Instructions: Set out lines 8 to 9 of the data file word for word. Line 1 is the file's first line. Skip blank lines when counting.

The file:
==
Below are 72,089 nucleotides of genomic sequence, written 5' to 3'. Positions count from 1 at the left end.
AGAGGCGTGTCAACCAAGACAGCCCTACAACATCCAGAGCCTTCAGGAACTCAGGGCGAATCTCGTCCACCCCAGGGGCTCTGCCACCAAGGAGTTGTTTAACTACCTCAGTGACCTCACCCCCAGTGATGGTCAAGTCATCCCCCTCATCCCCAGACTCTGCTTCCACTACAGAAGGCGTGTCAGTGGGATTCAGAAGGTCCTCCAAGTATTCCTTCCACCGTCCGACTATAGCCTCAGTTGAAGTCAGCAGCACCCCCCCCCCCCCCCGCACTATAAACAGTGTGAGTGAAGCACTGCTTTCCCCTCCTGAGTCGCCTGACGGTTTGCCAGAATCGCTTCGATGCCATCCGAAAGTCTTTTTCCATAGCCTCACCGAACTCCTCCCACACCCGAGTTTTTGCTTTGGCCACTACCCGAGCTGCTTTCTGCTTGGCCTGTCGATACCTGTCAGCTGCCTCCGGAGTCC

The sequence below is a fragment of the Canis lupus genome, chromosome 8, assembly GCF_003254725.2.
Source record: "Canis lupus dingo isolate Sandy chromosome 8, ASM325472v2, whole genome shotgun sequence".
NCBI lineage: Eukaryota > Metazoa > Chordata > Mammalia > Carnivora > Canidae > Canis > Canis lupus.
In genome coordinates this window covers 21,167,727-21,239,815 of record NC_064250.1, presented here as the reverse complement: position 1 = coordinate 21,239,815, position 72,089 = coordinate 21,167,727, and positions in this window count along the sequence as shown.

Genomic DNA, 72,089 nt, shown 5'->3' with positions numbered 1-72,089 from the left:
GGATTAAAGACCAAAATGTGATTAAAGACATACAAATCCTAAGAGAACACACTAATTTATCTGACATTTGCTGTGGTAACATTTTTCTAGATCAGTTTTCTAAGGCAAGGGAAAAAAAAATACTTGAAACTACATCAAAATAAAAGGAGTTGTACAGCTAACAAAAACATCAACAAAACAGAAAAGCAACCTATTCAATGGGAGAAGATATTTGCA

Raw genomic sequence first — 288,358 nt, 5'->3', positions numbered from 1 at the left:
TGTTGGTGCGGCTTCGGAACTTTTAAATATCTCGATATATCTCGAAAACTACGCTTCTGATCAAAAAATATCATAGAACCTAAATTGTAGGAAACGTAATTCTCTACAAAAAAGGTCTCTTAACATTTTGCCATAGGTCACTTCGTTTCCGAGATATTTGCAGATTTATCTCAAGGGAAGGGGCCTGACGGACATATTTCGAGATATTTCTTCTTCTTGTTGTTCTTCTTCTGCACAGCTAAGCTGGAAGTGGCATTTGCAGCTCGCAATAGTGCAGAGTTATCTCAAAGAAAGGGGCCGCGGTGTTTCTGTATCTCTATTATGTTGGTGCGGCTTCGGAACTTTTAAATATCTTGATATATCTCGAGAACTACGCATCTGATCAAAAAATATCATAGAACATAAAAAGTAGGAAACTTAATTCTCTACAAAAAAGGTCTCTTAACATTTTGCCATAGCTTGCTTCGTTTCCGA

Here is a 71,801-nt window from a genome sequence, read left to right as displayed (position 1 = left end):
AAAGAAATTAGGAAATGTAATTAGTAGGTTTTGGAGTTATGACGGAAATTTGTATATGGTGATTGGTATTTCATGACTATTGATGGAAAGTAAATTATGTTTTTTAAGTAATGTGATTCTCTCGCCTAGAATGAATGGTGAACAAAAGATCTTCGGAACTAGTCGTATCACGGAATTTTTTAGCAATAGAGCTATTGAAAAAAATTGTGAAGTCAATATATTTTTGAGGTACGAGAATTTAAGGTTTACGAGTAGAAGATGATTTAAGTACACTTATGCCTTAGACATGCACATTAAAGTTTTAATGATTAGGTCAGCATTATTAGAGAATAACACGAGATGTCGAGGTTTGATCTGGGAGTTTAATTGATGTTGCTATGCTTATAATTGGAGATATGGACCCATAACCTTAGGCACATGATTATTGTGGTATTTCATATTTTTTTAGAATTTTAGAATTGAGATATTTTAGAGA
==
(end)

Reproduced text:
GGATTAAAGACCAAAATGTGATTAAAGACATACAAATCCTAAGAGAACACACTAATTTATCTGACATTTGCTGTGGTAACATTTTTCTAGATCAGTTTTCTAAGGCAAGGGAAAAAAAAATACTTGAAACTACATCAAAATAAAAGGAGTTGTACAGCTAACAAAAACATCAACAAAACAGAAAAGCAACCTATTCAATGGGAGAAGATATTTGCA

Raw genomic sequence first — 288,358 nt, 5'->3', positions numbered from 1 at the left: